Reflections on ACPA 2018 by Devin Buhdram

Authenticity and Representation are two ideas that we as student affairs professionals speak about a lot; specifically in regard to supporting our student populations and their success in many different aspects. Whether it be hiring staff at all levels that represent the ever changing student demographics, creating inclusive spaces where students can live, share ideas, and feel valued and visible, or utilizing processes that allow for the decolonization of systems, we advocate and strive to ensure our students get the resources they need to transition, be successful and graduate.

I find that we speak about it in smaller, quieter voices when it comes to these being important ideas to support our newer or even seasoned professionals.

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Implementing Intentional Conversations into Your Residence Life & Curriculum Work

Implementing Intentional Conversations into Your Residence Life & Curriculum Work
ACPA Commission for Housing and Residence Life Sponsored Program
Monday, March 12 | 4:00-5:00p | 342E
Presenters: Dr. Paul Brown & Dr. Hillary Lichterman

Staff in departments of housing and residence life are changing the way they approach educational initiatives within residential communities.  Influenced, in part, by the rise of the curricular approach to student learning beyond the classroom, many campuses have moved away from traditional programming models towards the recognition and utilization of various diversified strategies for engaging students.  One strategy that has grown increasingly popular is the use of guided, 1-on-1, peer conversations.  These intentional interactions, or intentional conversations, are a means of connecting with students individually and contextualizing learning to a student’s unique needs and situations.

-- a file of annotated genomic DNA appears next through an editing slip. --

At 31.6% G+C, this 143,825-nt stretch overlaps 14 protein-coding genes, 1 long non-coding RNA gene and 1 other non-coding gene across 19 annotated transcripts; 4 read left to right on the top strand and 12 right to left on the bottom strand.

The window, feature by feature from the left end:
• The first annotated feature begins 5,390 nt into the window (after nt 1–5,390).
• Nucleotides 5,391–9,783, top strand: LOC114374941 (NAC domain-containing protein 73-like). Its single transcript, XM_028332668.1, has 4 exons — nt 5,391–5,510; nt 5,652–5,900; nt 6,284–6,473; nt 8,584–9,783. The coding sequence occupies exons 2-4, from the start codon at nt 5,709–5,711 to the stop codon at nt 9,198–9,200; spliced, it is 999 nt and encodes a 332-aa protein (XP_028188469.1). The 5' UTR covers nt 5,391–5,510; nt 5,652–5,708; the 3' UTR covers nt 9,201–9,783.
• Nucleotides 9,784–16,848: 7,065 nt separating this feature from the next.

During our session at the 2018 ACPA Convention, we will unpack the concept of “intentionality” and discuss the benefits and challenges of using intentional conversations as an educational strategy. Advice and resources will be shared on how to implement effective interactions through intentionally developed guides and prompts.  Furthermore, we will explore how transitioning to this approach can impact staff selection and training as well as assessment techniques. Continue reading

On Fishbowls, Role Modeling, & Self-Care by Sandie Downs, M.A.

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At last, the end of the year has come or is closer than ever.  In residence life, we often like to celebrate the accomplishments of the last year through banquets and award ceremonies.  Working with student leadership groups, I had the opportunity to watch the National Residence Hall Honorary recognize others with their “fishbowl”: a literal candy-filled fishbowl given to the residence hall that has written the most “Of the Month” awards (a recognition tool used by the National Association of College and University Residence Halls). It’s a fun tradition, and although the candy tends to disappear in a few short minutes, the image of a fishbowl is something that has long been in my mind. Continue reading